My dear friends in today’s gospel the Lord is giving us a choice. Are you laying up for yourselves corruptible treasures or incorruptible treasures? Make a choice for a lifetime. Store up heavenly treasure which neither moths nor rust corrode nor thieves break in and steal (see Mt 6:19).

 

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Lk 12:49-53 Jesus: A Cause Of Division

The new millennium has witnessed and continues to witness various and different faces of violence, division and situations of unpeace. Hardly any day passes that we do not hear the sad news of violent aggression and brutality unleashed against innocent people somewhere around the world. To make matters worse, perpetrators of these acts of violence often try to justify these atrocities by claiming that they are fighting a holy war in God’s name. Think of the crusades, the Taliban in Afghanistan, Al Qaeda in Iraq, and the Lord’s Resistance Army in Uganda.

Today’s readings are indeed a call to war: not a war against other people but a war against sin and evil; not a war against people we perceive as evil, but a war against the evil one, the devil.

Jesus shocked his disciples when he declared that he would cast fire and cause division rather than peace upon the earth.  This is a disturbing word knowing Jesus as the Prince of Peace who has come “to guide our feet into the way of peace” (Lk 1:79) and to dispense peace “among those whom he favors” (Lk 2:14) Here he makes it clear that he cast fire and brings division rather than peace.  In Matthew’s parallel verse (10:34), Jesus brings a sword.  

Is Jesus contradicting himself on his teachings about love peace and unity? Is Jesus contradicting himself the fourth precept of the Decalogue or Ten Commandment which is, “Honor your father and mother!” Certainly not. Jesus, in saying those paradoxiCal words, did not intend to destroy family and other human relations, ties and institutions. Rather he was only telling his disciples, in a forceful language, the following:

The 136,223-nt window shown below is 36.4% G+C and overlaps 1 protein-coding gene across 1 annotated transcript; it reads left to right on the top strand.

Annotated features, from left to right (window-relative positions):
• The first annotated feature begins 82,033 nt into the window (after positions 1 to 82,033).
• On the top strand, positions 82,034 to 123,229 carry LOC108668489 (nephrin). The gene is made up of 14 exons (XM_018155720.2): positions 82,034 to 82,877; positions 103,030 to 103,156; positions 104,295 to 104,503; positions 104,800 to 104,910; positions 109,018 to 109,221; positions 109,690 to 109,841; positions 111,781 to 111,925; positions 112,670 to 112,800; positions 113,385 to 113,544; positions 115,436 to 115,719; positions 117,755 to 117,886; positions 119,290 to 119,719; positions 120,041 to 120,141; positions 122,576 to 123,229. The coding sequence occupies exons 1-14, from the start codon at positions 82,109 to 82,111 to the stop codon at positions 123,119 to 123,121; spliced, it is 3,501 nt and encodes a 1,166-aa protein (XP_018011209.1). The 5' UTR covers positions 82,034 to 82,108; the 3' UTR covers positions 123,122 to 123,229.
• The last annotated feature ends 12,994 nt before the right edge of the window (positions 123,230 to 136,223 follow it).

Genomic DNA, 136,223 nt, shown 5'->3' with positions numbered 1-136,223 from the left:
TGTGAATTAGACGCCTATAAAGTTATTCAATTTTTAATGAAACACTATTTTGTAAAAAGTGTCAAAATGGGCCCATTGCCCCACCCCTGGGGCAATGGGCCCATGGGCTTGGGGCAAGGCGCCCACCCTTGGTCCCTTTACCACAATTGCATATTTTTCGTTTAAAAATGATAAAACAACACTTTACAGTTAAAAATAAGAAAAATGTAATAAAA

First, to choose and to follow Jesus is a matter of personal choice. No can one can make decision for us. Not even the Church or the State. Not even our family. And when we choose, either we choose and follow Jesus or reject him. There is no middle way. There is no half-way. There is no other alternative. There is no other option. Please bear in mind that our sanctification and salvation depend on the kind of choice we make. Choose God and you choose life, happiness and peace.

Second, if we opted to choose and follow Jesus then our loyalty, obedience and faithfulness to him must be urgent, exclusive and unparalleled. When it comes to hierarchy of values and priorities in life, God always takes precedence over possessions and relations. To choose and follow Jesus only and always may  sometimes bring division and conflict. This is the necessary consequence and cost of following Jesus. This substantially explains the paradoxical words of Jesus in today’s Gospel.

Third, Jesus’ message of love, peace and unity does not necessarily mean that we compromise with evil and tolerates injustices and wrong-doings. Peace and unity that we rightly desire can be achieved not by compromise, force and violence but by doing the will of God for us and through us. Let this Christian moral principles always guide us: Do good and hate sin! Love sinner and hate evil!

In today’s Mass, Jesus invites all of us to examine who we love first and foremost.  Does the love of Jesus Christ compel you to put God first in all you do (2 Corinthians 5:14)? A true disciple loves God above all else and is willing to forsake all for Jesus Christ.  Jesus insists that his disciples give him the loyalty which is only due to God, a loyalty which is higher than spouse or kin because it is possible that family and friends can become our enemies when they prevent and hinder us from following  and serving the Lord.

Let our “faith in God leads us to turn to him alone as our first origin and our ultimate goal, and neither to prefer anything to him nor to substitute anything for him” (CCC 229).